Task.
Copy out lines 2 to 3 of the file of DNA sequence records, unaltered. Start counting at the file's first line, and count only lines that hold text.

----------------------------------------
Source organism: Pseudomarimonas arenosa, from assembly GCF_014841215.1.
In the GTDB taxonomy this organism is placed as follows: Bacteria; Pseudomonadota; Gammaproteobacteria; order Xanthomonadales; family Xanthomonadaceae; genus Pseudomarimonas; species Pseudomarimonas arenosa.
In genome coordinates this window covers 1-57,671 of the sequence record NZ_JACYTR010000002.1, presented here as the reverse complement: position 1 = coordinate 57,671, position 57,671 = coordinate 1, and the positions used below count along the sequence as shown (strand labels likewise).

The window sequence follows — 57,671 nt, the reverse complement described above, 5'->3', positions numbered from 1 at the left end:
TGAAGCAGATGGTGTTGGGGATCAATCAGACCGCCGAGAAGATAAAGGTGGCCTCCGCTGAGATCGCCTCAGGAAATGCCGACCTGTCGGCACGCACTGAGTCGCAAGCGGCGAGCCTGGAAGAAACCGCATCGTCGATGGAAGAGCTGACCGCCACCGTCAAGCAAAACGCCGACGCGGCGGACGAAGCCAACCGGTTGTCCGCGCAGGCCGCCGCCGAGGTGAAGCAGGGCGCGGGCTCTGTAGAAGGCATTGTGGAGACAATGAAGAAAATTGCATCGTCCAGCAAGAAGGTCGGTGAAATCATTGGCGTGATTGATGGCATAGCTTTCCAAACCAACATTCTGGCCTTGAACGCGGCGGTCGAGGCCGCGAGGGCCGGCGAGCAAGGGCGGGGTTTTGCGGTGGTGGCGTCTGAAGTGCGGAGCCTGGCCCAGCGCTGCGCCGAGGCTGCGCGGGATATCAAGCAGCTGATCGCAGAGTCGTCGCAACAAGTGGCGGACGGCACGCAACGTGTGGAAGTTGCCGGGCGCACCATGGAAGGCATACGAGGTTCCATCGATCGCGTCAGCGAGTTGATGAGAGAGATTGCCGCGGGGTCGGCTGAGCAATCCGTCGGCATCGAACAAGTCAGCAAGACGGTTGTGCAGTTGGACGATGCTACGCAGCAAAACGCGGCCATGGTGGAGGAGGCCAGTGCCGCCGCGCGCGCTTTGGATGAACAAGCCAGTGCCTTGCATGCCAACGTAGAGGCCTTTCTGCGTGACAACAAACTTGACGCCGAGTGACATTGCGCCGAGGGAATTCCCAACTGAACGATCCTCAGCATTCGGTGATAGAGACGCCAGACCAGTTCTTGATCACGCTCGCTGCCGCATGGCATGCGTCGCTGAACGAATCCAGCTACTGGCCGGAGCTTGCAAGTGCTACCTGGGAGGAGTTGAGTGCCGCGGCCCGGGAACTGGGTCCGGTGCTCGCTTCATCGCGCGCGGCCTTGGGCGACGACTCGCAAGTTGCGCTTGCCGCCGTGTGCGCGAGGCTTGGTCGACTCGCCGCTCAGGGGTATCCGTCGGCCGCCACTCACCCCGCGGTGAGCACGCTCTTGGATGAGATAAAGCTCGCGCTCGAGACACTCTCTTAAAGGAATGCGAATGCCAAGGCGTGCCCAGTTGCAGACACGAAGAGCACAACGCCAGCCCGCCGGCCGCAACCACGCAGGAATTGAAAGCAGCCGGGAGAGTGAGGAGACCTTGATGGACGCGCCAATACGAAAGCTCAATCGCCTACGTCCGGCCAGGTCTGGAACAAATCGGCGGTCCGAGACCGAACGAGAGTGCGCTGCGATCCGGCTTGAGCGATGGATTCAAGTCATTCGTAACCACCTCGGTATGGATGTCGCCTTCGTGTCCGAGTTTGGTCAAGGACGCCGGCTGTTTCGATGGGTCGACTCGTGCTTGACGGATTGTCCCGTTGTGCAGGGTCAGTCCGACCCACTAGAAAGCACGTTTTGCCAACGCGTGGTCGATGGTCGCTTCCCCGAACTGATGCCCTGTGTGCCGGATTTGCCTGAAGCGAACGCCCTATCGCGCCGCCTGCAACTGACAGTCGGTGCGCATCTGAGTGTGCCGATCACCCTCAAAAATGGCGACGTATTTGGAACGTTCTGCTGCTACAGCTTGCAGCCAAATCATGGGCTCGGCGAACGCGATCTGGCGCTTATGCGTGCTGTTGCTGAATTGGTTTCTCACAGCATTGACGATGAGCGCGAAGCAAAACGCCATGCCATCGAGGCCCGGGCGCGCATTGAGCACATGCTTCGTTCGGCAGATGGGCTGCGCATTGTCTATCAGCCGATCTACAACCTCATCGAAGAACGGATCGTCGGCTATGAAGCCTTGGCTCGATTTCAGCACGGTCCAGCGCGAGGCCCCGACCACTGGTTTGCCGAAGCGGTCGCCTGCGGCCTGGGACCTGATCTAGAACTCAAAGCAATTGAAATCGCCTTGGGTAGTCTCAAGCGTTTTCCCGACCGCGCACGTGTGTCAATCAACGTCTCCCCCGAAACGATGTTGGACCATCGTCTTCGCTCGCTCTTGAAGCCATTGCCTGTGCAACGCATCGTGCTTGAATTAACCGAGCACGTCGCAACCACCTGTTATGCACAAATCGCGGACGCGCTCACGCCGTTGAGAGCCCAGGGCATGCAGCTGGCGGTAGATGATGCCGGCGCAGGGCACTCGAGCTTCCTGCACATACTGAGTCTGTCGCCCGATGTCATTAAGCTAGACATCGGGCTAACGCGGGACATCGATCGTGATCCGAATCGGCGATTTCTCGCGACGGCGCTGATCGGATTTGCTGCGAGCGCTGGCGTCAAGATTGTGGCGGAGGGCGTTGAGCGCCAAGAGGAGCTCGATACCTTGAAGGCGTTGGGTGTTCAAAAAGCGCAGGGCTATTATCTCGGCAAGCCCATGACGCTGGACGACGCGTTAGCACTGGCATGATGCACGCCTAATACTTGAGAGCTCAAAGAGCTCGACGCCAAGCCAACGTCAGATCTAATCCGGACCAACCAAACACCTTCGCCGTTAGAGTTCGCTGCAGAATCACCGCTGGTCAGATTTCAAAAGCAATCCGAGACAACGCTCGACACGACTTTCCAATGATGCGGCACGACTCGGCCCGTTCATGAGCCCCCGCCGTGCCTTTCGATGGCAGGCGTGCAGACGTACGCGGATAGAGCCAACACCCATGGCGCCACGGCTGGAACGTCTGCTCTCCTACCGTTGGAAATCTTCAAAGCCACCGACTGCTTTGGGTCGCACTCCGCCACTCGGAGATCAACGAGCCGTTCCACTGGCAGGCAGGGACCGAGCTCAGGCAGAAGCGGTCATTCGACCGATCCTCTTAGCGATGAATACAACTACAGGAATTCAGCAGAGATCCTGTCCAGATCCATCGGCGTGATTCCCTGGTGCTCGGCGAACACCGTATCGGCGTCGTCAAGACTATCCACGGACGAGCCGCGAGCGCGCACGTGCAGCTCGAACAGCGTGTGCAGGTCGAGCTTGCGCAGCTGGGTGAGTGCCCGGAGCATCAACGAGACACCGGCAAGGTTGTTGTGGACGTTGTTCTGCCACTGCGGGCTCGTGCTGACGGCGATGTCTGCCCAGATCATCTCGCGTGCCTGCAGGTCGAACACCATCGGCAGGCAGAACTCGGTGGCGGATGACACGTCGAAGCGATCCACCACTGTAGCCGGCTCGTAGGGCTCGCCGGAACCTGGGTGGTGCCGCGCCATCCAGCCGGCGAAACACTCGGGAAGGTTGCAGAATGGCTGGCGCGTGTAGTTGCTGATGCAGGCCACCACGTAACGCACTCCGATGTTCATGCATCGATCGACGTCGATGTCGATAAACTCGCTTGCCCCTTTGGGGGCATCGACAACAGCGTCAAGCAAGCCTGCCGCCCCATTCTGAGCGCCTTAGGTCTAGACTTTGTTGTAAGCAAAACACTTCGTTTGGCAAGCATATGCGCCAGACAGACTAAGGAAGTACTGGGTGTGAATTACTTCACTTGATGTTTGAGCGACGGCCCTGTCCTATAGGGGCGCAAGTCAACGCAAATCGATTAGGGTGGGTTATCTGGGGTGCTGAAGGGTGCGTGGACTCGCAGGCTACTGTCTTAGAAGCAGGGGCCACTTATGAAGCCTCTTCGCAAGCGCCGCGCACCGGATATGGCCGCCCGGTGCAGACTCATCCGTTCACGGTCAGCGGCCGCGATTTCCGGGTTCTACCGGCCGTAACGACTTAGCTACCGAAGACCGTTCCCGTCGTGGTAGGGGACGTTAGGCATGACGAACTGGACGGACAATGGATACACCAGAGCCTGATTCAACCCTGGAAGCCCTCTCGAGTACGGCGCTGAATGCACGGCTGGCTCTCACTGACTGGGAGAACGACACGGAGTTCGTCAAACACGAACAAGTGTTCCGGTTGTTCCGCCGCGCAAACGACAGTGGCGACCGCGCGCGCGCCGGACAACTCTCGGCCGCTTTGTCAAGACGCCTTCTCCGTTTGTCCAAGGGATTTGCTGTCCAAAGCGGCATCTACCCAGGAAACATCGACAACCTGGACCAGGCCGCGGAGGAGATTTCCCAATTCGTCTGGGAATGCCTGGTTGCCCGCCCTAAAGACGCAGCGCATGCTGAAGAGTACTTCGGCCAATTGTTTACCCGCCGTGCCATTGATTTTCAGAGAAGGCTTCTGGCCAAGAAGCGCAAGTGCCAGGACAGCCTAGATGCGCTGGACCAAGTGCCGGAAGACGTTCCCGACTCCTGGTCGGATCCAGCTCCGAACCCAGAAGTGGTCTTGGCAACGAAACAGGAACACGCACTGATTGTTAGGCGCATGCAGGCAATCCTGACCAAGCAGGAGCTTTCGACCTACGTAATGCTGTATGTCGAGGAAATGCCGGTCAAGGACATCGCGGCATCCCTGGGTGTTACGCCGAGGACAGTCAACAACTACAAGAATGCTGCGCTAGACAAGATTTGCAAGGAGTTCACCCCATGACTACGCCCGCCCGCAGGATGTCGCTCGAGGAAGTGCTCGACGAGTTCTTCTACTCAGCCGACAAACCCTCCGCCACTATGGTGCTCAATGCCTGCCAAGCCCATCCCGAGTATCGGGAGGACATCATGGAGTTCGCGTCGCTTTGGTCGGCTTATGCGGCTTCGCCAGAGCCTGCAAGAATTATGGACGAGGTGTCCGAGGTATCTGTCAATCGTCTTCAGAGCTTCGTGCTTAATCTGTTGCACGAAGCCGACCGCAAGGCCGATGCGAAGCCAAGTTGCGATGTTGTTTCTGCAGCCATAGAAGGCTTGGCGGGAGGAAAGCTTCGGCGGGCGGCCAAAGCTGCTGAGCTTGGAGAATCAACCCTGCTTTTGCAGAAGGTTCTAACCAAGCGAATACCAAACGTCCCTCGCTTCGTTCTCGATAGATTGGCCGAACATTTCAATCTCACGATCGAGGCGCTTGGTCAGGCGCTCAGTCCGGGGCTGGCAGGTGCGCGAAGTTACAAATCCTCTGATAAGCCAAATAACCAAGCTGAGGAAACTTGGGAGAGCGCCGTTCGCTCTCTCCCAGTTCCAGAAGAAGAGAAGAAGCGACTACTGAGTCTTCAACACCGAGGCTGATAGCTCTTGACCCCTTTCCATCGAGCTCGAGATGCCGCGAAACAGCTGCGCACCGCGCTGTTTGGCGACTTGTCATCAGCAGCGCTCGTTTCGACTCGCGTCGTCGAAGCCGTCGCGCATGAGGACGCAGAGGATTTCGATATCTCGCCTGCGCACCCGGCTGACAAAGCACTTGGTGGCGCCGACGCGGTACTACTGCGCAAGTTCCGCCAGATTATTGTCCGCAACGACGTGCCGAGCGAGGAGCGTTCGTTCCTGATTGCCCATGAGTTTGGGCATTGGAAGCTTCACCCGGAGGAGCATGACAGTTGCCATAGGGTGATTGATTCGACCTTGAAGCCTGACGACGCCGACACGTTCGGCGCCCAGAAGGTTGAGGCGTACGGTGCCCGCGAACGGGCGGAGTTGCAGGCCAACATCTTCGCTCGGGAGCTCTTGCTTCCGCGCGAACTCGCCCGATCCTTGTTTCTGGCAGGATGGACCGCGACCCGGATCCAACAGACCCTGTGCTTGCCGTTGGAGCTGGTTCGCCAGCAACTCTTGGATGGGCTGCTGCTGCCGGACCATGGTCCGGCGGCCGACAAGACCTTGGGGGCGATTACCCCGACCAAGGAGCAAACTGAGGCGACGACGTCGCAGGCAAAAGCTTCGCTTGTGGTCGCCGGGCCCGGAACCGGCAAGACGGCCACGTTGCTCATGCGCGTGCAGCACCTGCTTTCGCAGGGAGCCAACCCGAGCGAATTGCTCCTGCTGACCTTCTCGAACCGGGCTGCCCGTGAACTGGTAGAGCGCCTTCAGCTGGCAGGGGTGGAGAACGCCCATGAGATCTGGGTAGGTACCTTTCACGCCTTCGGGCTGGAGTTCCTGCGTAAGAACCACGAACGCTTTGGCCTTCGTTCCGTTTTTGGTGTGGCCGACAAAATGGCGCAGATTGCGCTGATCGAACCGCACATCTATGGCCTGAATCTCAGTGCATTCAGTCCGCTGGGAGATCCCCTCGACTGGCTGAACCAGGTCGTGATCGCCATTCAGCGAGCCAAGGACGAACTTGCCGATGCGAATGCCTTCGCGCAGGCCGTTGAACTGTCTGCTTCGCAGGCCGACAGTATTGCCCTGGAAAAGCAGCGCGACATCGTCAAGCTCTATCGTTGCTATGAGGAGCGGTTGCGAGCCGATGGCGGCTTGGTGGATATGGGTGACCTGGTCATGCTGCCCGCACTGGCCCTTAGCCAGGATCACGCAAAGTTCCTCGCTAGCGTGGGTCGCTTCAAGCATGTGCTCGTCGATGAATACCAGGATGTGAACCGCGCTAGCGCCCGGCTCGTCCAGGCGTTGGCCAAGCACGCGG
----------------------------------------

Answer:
In the GTDB taxonomy this organism is placed as follows: Bacteria; Pseudomonadota; Gammaproteobacteria; order Xanthomonadales; family Xanthomonadaceae; genus Pseudomarimonas; species Pseudomarimonas arenosa.
In genome coordinates this window covers 1-57,671 of the sequence record NZ_JACYTR010000002.1, presented here as the reverse complement: position 1 = coordinate 57,671, position 57,671 = coordinate 1, and the positions used below count along the sequence as shown (strand labels likewise).